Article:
NEARY: Yeah, and I think a lot of kids – I mean, as sophisticated as many college freshman are these days, as smart as they may be – for a lot them, they may really not be – have had any idea that somebody had to go through what Enrique had to go through to try and reconnect with his mother. This is like brand-new information for them.
NAZARIO: Yeah. I mean, I’m stunned by how little a lot of the students know. They tell me: I had no idea what’s pushing people out of places like Honduras. The poverty, I mean, that mothers often describe to me filling a big glass with water and putting in a little teaspoonful of sugar, a dollop of tortilla dough to fill their children’s bellies with something because they were crying at night with hunger, not being able to send their kids to school past the third grade. There’s a fairly wide level of ignorance by American students that I see of what’s driving people to come here and what they’re willing to do to get here. And I think Enrique’s story is very instructive for them in that way.
NEARY: I’d like to bring Rick Mayes into the conversation now. He is one of the many professors who has assigned “Enrique’s Journey” to his students. He’s associate professor of public policy at the University of Richmond, and he joins us from member station WCBE.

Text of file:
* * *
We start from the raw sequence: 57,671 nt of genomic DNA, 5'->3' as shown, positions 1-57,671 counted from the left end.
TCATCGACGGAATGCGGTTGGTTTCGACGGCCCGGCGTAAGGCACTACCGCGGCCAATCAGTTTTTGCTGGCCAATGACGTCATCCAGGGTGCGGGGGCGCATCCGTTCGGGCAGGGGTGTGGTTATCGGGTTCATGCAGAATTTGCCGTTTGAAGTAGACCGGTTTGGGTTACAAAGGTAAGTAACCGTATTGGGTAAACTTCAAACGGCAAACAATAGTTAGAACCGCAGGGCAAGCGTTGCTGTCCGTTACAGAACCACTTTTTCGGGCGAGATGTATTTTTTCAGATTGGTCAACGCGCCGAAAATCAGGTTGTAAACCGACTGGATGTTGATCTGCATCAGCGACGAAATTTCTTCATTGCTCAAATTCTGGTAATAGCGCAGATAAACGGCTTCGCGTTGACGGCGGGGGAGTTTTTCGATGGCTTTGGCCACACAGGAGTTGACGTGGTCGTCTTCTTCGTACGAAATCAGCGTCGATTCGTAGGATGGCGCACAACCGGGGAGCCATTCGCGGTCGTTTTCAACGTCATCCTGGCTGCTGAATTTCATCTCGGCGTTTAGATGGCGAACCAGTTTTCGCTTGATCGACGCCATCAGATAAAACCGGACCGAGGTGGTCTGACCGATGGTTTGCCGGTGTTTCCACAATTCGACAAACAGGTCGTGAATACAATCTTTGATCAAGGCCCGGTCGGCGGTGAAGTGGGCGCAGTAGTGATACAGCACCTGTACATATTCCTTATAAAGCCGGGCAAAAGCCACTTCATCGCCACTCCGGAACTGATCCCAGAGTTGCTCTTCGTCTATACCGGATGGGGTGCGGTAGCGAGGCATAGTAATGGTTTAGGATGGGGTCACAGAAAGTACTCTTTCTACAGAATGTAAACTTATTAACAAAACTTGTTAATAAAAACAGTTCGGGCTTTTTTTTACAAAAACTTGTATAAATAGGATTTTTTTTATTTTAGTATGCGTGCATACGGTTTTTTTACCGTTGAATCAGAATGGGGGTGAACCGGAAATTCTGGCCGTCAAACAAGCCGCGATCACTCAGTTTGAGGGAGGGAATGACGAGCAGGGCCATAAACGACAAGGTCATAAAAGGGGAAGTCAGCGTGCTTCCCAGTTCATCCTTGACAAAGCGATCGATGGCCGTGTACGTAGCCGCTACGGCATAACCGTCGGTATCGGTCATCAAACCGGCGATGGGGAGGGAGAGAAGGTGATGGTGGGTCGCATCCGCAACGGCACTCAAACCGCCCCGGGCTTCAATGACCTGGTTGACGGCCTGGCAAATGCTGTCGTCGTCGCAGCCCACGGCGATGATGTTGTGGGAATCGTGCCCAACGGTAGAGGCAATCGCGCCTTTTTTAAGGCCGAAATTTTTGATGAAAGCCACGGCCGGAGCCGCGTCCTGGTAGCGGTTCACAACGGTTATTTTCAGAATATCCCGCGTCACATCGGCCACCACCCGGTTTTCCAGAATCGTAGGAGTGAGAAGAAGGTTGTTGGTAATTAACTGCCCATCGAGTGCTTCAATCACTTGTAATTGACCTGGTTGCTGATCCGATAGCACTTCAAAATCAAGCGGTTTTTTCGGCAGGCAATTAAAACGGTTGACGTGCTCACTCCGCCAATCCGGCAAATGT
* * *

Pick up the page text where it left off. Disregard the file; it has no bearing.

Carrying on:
Rick, you not only assign this book, but you have built field trips around it. Tell us about that. And welcome to the program, by the way. And tell us about these field trips that you’ve organized.
RICK MAYES: Yeah. Thank you for having me. It’s a great book, and the students do respond to it very emotionally. We, at the University of Richmond, we try to take the learning out of the classroom and into the community as best we can. And this book is a great catalyst for that. We end up taking them to two local destinations. One is a free health clinic that ends up serving a lot of the people that are described in the book by local clinicians. And we get to interview both the patients and the clinicians who devote their lives to it. And that produces another kind of emotional response when they see people who have very basic health needs that aren’t met.
And they also get to go to a local restaurant that is very successful. It’s an ethnic restaurant. In fact, it’s one that a lot of the students go to not knowing its origins. And it’s founded by an immigrant who came to this country. And that’s when they also begin to see that immigration isn’t just immigration at an abstract level. It’s their local establishment. It’s places where the kids eat. And then they realize that this person has created jobs in the community. This person has created opportunities for other people. They pay taxes. It’s a big part of our economy in the local area.